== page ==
care

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CARE

(Cooperative for Assistance and Relief Everywhere), nonprofit, nonsectarian federation of agencies devoted to channeling relief and self-help materials to needy people in foreign countries. Organized in the United States (1945) to help war-ravaged Europe, CARE soon expanded its program to include developing nations in Asia, Africa, and Latin America. Famous for its "CARE packages" of food and other necessities, CARE in now also involved in population, health care, land management, and small economic activity. It is now an international organization with 10 member countries and headquarters in Brussels.

care

  1. the work involved in supporting people who, because of physical frailty chronic illness or other forms of incapacity and disability, are incapable of leading an autonomous existence.
  2. other kinds of carework, e.g. in child-rearing (see CHILD CARE) and DOMESTIC LABOUR. This should be distinguished from care in sense 1.
Care in sense 1 operates over a wide range of social relations. A clear dividing line can be drawn between formal and informal care (see Abrams, 1978) as it exists in contemporary industrial societies. Formal care refers to services provided by agents of organization (statutory, voluntary and/or private) to people within clearly defined categories of need. Informal care is personally directed towards certain people who have a social relationship with their carer - usually a family member, and most often a spouse (Parker, 1993), or female relative.

Feminist sociologists (see also FEMINISM) have had a major impact on the understanding of care and caring relationships. They have argued that caring is ‘a gendered concept’ and that women constitute the majority of carers both informally, in the private sphere, and as low-paid care workers (‘care assistants’) in the formal sector (Finch and Groves, 1982; Ungerson, 1987; Lewis and Meredith, 1988). Studies of caring have examined the complex reasons why women care and the particular problems and difficulties they face. Social policies involving decarceration and COMMUNITY CARE, the decline of neighbour-hood and COMMUNITY associated with increasing SOCIAL (and geographical) MOBILITY, have placed an increasing burden on individual women carers. There is some evidence that women are reluctant to enter caring relationships with female relatives but lack viable alternatives (Cotterill, 1994). Recent research using data from the 1980 British General Household Survey has also pointed to the significant contribution made by male carers, particularly men who care for their wives (Arber and Gilbert, 1989).

care, custody, and control

Describes a standard exclusion in liability insurance policies. Under this exclusion, the liability insurance does not apply to damage to property in the care or custody of the insured, or to damage to property over which the insured is for any purpose exercising physical control.

CARE

agency devoted to channeling relief to needy people abroad. [Am. Hist.: NCE, 456]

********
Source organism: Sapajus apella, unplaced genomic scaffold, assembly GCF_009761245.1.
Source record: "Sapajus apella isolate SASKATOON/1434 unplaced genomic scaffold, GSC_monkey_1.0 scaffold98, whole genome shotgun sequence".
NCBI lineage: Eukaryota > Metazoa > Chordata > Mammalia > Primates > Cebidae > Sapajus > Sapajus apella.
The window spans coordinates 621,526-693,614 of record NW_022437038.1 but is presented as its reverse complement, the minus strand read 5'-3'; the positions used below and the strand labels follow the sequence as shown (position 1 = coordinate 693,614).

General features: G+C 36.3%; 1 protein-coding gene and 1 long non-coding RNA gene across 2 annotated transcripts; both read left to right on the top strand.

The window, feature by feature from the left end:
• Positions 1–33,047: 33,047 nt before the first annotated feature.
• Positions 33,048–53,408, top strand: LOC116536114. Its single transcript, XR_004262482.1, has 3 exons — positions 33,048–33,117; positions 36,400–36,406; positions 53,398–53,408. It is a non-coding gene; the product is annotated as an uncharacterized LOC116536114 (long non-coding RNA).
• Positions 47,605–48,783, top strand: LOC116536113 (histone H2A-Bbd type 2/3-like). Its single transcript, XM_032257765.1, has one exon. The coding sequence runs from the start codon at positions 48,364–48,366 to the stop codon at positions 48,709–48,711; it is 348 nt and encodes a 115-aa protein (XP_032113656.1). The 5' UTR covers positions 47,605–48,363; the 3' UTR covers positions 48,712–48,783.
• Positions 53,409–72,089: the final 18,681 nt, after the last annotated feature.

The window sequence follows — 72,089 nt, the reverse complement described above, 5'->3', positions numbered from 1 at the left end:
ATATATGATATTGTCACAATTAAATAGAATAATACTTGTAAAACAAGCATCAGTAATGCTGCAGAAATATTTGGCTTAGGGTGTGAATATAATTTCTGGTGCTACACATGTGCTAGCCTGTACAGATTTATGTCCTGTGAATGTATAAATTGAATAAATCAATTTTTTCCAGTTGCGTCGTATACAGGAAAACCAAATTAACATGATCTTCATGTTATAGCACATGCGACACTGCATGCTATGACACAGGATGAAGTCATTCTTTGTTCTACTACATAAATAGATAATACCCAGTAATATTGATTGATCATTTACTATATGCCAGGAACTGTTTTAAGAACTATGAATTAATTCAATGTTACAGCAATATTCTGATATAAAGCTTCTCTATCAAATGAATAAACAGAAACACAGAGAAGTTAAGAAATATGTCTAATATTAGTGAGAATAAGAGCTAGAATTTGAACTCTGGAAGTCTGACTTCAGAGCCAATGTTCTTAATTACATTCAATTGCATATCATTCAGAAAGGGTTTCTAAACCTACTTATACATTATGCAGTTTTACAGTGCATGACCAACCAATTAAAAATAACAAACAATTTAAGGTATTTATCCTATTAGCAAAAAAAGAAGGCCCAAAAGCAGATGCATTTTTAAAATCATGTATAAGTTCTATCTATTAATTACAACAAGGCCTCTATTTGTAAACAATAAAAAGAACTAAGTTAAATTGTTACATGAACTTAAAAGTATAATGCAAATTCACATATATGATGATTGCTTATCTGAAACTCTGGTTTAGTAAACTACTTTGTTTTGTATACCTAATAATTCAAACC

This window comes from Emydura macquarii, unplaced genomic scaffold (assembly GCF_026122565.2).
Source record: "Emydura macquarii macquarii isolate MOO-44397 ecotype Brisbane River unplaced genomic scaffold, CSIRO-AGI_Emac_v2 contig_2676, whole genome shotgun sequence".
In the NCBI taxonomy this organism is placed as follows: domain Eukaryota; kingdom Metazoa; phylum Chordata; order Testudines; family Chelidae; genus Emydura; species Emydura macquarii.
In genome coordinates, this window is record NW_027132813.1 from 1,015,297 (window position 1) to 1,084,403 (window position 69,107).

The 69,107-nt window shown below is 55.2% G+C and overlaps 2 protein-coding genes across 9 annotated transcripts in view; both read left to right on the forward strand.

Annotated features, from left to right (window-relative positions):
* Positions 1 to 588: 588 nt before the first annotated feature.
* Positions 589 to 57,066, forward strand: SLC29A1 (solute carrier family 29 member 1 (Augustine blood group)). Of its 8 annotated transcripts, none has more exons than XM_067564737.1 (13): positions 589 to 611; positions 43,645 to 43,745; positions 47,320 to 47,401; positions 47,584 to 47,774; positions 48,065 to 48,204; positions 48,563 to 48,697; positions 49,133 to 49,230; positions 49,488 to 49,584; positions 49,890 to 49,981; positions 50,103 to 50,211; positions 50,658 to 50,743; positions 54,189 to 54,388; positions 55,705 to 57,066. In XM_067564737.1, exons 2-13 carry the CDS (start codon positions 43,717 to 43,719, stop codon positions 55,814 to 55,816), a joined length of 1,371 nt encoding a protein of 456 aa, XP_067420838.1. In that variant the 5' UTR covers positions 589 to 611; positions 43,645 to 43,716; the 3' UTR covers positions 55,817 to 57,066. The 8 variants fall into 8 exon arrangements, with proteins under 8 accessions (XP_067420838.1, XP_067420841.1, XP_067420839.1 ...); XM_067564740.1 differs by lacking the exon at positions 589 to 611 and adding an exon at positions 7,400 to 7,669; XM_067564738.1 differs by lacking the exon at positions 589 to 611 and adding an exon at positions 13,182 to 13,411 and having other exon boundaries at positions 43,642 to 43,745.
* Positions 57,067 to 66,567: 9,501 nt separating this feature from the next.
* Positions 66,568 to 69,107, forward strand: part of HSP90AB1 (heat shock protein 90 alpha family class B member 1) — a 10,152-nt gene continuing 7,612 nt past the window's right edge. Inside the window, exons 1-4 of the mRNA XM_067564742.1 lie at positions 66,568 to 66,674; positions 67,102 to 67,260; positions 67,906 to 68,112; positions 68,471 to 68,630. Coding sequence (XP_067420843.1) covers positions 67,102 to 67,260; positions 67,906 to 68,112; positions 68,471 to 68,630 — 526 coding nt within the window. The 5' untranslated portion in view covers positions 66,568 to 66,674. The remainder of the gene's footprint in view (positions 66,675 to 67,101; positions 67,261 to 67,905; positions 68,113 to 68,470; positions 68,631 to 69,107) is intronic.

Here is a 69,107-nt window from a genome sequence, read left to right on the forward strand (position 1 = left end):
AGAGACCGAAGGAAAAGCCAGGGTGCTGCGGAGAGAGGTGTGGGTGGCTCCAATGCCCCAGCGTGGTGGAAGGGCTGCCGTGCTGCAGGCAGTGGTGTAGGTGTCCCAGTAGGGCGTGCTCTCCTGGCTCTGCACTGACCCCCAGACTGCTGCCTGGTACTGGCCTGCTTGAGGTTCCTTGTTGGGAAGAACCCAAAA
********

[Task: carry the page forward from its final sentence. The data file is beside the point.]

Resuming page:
care

in (or into) care Social welfare made the legal responsibility of a local authority by order of a court
References in periodicals archive ?
A picture entitled Black Country Woman shows a careworn figure in an overall with a viscous black liquid covering her hands.
A loving but careworn mother (Alfre Woodard) struggles to make ends meet and make a home for her unemployed husband and their five children.
And the differences between them--stubborn, careworn John I; dashingly careless John II, lover of women and books; and charming, trustworthy John III--play a huge part in explaining the dramatic twists in the family's tale.
The star, 64, also slammed Britain's careworn oil firm, BP, whose deep-sea oil fix has massively polluted the US coast since it blew off.
So you can imagine the effect it had on the already careworn Oompa Loompas, trembling in the great glass Uxbridge HQ (rather like the famed elevator - kind of appropriate given that most of them are about to get shafted).
of the tiny careworn dog who refuses to assume the world
Somehow I had expected them to appear more careworn.
Never imposing an artificial picture-postcard aesthetic, the camerawork instead comes off as genuinely curious, exploring the similarities between Ntombeleni's careworn hands and the veins of eroded embankments or of corrugated metal walls.
Shifting between past and present, his sanguine, reasonable voice reminisces over the uneasy consciousness of defeat, torn between two paths, two cultures, his life a careworn sacrifice to outmoded views, over which looms the disaster awaiting his beloved Iraq.
The fact that injury forced him off the main tour at a relatively early age is helping him now as he plays like a much younger man, unlike his careworn and well-lined compatriot Nick Price and others whose nerves have been through the mill of trying to keep up with the younger generation.
During the course of my teaching tenure, I came to some conclusions about my beleaguered profession (more careworn as the years progressed), including that learning to use language could not be entirely unlike learning to dance, repair computers, or do brain surgery.
Maybe the strong smell of the earth loosens memories from an earlier, less careworn time.